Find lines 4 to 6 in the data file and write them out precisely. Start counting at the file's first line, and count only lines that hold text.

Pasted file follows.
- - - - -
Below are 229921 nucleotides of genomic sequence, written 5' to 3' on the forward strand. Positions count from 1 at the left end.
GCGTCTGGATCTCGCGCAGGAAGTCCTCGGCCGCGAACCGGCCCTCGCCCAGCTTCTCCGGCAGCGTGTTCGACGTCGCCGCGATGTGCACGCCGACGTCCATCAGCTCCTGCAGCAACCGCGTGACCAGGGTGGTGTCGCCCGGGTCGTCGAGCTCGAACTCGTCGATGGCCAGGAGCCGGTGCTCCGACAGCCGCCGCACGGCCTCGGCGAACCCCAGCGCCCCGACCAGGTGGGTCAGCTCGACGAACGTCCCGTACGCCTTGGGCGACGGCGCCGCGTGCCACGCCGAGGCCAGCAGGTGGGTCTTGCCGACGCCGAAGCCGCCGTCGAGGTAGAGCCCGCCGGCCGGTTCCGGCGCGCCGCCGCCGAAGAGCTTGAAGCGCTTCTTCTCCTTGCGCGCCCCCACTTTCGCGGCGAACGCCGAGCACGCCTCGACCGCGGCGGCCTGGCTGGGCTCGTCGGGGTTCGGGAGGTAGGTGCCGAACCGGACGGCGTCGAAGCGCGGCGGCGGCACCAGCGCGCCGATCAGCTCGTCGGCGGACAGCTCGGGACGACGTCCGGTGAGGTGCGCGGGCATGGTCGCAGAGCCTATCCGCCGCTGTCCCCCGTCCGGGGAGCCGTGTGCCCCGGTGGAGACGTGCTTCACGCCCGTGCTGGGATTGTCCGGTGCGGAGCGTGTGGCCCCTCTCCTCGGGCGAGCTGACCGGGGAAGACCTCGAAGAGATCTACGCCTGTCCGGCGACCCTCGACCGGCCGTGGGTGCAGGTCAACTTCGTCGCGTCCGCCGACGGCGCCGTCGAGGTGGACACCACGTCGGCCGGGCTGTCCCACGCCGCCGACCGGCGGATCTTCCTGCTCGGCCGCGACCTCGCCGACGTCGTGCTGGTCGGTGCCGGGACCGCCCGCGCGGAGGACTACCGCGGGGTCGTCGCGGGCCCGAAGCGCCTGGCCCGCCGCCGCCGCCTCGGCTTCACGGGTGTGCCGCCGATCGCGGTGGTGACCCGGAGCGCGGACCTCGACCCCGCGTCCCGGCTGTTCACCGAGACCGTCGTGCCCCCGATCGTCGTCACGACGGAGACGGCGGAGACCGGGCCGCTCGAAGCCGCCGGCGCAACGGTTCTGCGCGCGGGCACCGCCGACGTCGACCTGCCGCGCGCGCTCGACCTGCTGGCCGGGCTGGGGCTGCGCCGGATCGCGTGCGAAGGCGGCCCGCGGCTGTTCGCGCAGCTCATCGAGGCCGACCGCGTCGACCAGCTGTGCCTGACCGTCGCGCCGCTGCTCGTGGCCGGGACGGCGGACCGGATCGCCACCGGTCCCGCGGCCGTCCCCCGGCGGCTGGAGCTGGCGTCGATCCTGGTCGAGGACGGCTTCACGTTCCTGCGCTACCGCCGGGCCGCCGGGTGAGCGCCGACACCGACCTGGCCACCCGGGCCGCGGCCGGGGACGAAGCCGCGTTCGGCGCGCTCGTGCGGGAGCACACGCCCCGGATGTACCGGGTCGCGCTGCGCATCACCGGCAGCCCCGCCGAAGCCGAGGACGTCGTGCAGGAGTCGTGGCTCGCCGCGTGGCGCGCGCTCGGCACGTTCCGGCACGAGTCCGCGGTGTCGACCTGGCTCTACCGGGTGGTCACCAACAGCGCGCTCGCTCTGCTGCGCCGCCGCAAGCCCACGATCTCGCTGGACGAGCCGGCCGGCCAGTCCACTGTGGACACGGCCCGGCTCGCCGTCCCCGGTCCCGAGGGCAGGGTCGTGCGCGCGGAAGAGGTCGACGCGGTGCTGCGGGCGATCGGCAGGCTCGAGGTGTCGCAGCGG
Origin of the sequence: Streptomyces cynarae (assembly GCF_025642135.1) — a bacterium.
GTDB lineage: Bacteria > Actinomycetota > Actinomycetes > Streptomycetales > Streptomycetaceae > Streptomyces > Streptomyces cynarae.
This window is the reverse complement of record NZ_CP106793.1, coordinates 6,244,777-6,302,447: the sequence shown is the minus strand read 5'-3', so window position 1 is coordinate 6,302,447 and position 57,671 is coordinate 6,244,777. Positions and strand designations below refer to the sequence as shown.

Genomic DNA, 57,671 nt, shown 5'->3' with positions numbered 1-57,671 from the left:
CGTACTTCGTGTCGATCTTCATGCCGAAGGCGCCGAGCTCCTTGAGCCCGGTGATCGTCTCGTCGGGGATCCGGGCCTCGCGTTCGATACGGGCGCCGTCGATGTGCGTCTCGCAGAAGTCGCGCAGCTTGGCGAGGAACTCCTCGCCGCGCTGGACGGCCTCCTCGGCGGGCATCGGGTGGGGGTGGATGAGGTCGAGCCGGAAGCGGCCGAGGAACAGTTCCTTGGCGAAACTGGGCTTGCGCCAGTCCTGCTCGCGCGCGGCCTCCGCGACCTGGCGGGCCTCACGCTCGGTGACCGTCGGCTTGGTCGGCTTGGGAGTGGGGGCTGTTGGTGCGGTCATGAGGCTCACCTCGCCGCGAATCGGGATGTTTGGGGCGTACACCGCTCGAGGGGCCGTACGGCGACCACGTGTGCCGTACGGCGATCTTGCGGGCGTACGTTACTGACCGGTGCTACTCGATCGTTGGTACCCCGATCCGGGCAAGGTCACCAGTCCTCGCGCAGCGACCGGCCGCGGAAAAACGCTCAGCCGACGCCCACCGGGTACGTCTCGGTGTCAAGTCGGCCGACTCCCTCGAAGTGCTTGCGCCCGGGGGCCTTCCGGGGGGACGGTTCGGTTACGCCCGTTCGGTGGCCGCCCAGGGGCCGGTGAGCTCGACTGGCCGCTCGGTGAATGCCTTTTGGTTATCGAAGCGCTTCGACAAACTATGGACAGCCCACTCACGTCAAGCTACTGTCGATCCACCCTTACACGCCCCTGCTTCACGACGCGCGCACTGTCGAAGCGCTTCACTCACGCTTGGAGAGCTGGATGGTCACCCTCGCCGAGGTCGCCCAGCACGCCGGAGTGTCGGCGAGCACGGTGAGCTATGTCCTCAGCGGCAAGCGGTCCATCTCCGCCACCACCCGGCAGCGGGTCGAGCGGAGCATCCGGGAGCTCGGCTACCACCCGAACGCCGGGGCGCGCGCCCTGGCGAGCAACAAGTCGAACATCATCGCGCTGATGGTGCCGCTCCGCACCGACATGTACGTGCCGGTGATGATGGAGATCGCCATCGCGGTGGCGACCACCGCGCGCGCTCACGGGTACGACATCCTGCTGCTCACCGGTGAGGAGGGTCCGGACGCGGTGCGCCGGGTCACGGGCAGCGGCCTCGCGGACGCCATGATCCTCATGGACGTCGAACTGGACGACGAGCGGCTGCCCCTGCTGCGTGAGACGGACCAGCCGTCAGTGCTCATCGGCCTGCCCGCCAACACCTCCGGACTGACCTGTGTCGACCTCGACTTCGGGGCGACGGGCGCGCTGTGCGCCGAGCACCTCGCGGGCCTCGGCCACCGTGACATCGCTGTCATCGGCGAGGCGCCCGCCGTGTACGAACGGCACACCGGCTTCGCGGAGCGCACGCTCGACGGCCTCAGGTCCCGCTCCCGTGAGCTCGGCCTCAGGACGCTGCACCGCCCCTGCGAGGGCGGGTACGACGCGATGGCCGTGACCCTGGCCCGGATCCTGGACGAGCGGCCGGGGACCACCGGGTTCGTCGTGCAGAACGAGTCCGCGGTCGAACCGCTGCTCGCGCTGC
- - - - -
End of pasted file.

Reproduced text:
GTDB lineage: Bacteria > Actinomycetota > Actinomycetes > Streptomycetales > Streptomycetaceae > Streptomyces > Streptomyces cynarae.
This window is the reverse complement of record NZ_CP106793.1, coordinates 6,244,777-6,302,447: the sequence shown is the minus strand read 5'-3', so window position 1 is coordinate 6,302,447 and position 57,671 is coordinate 6,244,777. Positions and strand designations below refer to the sequence as shown.

Genomic DNA, 57,671 nt, shown 5'->3' with positions numbered 1-57,671 from the left: